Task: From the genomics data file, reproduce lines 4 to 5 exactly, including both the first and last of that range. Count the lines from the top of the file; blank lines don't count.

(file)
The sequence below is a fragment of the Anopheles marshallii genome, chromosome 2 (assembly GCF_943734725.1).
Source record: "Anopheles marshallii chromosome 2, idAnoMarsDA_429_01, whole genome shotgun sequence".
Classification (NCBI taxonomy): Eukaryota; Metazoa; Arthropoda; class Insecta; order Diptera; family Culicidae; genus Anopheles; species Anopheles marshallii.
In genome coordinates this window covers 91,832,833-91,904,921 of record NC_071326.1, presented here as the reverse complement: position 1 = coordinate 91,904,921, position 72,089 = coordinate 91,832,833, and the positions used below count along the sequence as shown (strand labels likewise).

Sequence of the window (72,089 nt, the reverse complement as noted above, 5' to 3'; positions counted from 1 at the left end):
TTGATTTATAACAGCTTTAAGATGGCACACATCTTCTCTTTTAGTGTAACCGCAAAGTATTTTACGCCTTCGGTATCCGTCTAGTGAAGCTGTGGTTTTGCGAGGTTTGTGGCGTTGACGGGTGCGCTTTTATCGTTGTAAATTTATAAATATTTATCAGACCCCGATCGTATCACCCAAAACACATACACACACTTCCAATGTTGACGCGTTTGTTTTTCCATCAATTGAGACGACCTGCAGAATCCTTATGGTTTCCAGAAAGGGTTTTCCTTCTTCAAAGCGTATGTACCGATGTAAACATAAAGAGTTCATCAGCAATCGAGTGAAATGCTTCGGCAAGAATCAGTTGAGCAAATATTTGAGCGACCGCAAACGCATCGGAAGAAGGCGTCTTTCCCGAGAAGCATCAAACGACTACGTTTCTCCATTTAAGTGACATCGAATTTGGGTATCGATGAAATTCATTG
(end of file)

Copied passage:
In genome coordinates this window covers 91,832,833-91,904,921 of record NC_071326.1, presented here as the reverse complement: position 1 = coordinate 91,904,921, position 72,089 = coordinate 91,832,833, and the positions used below count along the sequence as shown (strand labels likewise).

Sequence of the window (72,089 nt, the reverse complement as noted above, 5' to 3'; positions counted from 1 at the left end):